In the OPK and the WAIK, we have a couple of partition layout recommendations. These recommendations were madeby following the above considerations. These recommendations are:
    1. <LI>If the machine is not bitlocker enabled, then the partition should be ahidden recoverypartition allocated before the OS partition. It should be assigned type 0x27 on MBR disks and type {DE94BBA4-06D1-4D40-A16A-BFD50179D6AC} on GPT disks.The partition should be at least large enough to hold WinRE WIM, 1.5GB should be plenty for the base WinRE.</LI><LI>If the machine is bitlocker enabled, then the BDE partition (a.k.a. the system partition) can be used for WinRE installation.</LI>

    Note:- If you just want to experiment with WinREwithout creating a separate partition for WinRE, you can chooseany visibledrive in Vista.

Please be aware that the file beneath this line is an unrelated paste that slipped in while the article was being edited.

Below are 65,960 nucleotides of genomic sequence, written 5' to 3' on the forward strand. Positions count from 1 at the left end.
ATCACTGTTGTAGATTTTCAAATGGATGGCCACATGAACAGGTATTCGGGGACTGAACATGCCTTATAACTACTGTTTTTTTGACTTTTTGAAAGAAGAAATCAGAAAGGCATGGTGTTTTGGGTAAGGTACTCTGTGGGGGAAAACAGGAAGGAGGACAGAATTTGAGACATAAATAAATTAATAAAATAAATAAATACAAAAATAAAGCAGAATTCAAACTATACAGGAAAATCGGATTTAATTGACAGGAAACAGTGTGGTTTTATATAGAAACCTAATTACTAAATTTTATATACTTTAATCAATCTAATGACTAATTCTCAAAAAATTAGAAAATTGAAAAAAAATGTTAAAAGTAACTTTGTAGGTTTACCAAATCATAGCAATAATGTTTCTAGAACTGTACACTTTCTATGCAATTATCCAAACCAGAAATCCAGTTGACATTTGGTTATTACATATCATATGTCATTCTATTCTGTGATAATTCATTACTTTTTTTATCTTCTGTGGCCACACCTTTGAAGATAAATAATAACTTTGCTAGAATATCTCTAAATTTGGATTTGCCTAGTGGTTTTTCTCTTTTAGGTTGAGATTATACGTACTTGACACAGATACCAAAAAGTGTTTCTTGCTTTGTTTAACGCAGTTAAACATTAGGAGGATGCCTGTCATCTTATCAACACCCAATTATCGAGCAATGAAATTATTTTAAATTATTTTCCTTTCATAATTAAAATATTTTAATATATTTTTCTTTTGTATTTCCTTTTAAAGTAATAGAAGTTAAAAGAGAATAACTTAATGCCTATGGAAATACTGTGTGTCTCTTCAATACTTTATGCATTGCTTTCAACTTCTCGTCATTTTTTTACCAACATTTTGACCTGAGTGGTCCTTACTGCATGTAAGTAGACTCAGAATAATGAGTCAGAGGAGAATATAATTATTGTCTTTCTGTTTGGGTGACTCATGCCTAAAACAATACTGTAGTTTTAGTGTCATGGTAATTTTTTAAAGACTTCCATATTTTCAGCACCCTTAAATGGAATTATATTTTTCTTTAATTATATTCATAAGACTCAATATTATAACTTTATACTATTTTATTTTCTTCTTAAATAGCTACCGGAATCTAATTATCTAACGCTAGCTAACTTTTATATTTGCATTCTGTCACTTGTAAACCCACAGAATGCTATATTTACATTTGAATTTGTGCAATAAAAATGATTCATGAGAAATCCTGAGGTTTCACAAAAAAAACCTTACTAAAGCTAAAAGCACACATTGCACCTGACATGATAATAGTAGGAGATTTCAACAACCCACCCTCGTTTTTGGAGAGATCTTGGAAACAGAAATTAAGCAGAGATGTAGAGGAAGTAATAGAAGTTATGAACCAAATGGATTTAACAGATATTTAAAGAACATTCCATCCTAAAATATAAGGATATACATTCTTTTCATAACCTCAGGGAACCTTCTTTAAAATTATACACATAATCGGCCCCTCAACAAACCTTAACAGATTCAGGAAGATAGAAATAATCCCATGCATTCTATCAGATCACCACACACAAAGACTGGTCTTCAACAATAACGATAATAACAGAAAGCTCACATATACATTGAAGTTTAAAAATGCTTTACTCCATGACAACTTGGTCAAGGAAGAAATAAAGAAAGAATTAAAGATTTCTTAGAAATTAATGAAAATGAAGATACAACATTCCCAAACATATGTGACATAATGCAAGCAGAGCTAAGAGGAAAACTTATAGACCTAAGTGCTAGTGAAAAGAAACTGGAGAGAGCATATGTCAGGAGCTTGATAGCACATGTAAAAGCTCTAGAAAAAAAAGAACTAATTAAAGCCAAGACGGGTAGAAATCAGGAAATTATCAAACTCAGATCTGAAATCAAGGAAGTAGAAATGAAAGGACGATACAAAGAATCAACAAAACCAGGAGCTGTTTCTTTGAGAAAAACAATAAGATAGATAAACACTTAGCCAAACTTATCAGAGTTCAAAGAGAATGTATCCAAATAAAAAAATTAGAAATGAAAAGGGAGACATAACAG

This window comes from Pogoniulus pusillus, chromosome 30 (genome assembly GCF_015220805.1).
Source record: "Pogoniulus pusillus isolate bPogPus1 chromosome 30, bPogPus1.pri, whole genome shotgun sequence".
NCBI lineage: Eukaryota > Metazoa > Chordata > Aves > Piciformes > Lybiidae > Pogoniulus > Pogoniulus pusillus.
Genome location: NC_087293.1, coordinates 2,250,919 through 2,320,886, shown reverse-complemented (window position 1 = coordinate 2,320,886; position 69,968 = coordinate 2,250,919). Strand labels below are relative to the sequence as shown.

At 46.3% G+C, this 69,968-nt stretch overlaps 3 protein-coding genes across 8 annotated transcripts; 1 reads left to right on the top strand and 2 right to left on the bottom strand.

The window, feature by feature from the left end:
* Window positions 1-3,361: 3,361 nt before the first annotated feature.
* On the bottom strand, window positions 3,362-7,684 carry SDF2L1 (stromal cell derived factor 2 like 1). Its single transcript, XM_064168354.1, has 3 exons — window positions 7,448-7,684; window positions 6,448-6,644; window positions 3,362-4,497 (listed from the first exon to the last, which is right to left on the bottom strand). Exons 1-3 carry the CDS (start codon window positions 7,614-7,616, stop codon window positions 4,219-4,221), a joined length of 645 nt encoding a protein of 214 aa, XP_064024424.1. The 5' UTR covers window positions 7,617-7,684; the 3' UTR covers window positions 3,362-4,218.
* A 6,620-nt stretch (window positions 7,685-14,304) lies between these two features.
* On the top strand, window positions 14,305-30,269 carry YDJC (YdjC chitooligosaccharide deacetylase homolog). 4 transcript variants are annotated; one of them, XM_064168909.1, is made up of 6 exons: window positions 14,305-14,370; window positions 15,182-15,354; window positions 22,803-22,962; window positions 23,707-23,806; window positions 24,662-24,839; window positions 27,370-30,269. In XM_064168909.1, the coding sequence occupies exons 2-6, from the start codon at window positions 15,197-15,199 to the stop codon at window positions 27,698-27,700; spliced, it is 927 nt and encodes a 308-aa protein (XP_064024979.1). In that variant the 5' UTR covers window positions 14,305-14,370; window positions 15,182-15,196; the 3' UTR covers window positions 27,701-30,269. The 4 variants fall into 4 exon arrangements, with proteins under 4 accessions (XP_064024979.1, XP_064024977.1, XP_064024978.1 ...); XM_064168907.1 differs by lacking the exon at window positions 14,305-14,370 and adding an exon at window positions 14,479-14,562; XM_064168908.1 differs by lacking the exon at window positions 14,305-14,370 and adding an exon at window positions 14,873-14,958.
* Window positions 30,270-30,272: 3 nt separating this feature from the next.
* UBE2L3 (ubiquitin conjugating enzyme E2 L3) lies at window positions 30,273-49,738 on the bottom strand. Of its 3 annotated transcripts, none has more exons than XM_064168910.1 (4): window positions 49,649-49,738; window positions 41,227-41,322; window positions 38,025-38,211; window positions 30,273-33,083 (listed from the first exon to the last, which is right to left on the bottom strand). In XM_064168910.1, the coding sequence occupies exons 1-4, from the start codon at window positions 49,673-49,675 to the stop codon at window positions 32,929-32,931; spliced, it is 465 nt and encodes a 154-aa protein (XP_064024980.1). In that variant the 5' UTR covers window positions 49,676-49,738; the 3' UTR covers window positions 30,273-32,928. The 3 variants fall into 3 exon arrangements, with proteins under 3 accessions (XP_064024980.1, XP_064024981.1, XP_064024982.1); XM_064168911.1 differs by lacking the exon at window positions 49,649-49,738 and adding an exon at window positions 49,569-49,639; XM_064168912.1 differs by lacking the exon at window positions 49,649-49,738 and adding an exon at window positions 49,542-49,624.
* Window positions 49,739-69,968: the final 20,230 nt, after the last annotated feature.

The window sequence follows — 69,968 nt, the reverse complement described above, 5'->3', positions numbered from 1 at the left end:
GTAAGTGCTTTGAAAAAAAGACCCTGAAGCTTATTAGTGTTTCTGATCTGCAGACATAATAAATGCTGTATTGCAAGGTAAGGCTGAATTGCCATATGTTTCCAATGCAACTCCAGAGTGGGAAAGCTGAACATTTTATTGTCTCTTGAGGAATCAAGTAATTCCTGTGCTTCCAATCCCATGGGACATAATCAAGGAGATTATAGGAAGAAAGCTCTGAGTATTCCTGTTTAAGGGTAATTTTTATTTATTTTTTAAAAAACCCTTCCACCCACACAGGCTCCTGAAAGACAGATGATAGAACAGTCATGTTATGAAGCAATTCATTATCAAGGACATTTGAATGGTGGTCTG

Step 2: Copying WinRE Files

    For the purposes of this post, I am going to assume a WIM-based installation. If you want to install an expanded WinRE, please look at the OPKor the WAIK for appropriate documentation.

    You need to copy the following two files to the root of the partition you chose in step 1 above.
    1. <LI>winre.wim (you can build a winre.wim using the installation media and the WAIK.</LI><LI>boot.sdi (you can find it in the WAIK, under C:\Program Files\Windows WAIK\Tools\PETools\x86\boot)</LI>

    Step 3: Configuring WinRE

    To configure WinRE, you can use the SetAutoFailover.cmd script provided in the WAIK (under: C:\Program Files\Windows WAIK\Recovery). If you copied WinRE files on the D: in step 2 above, and assuming that D: is the first partition on the disk, you would use it as: